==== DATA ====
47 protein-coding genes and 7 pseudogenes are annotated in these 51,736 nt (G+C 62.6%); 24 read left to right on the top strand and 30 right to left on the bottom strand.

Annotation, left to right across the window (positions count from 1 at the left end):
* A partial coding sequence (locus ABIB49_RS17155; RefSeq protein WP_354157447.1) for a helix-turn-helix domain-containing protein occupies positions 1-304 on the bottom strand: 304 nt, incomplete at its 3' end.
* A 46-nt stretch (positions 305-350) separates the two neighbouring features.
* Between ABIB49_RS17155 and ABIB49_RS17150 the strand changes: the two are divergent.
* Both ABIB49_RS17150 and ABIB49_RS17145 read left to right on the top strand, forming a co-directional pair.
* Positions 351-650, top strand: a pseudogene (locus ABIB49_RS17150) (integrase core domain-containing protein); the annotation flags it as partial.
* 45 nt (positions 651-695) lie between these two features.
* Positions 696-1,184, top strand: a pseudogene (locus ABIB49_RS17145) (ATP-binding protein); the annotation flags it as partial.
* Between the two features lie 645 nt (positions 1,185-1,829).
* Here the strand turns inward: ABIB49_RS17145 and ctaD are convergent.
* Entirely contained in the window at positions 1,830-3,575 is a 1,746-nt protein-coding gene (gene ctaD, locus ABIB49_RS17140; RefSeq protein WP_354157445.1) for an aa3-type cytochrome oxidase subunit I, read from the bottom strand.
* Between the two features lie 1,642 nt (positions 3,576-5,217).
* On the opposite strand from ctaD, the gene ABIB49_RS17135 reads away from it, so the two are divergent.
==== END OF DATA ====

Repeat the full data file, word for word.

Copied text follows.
47 protein-coding genes and 7 pseudogenes are annotated in these 51,736 nt (G+C 62.6%); 24 read left to right on the top strand and 30 right to left on the bottom strand.

Annotation, left to right across the window (positions count from 1 at the left end):
* A partial coding sequence (locus ABIB49_RS17155; RefSeq protein WP_354157447.1) for a helix-turn-helix domain-containing protein occupies positions 1-304 on the bottom strand: 304 nt, incomplete at its 3' end.
* A 46-nt stretch (positions 305-350) separates the two neighbouring features.
* Between ABIB49_RS17155 and ABIB49_RS17150 the strand changes: the two are divergent.
* Both ABIB49_RS17150 and ABIB49_RS17145 read left to right on the top strand, forming a co-directional pair.
* Positions 351-650, top strand: a pseudogene (locus ABIB49_RS17150) (integrase core domain-containing protein); the annotation flags it as partial.
* 45 nt (positions 651-695) lie between these two features.
* Positions 696-1,184, top strand: a pseudogene (locus ABIB49_RS17145) (ATP-binding protein); the annotation flags it as partial.
* Between the two features lie 645 nt (positions 1,185-1,829).
* Here the strand turns inward: ABIB49_RS17145 and ctaD are convergent.
* Entirely contained in the window at positions 1,830-3,575 is a 1,746-nt protein-coding gene (gene ctaD, locus ABIB49_RS17140; RefSeq protein WP_354157445.1) for an aa3-type cytochrome oxidase subunit I, read from the bottom strand.
* Between the two features lie 1,642 nt (positions 3,576-5,217).
* On the opposite strand from ctaD, the gene ABIB49_RS17135 reads away from it, so the two are divergent.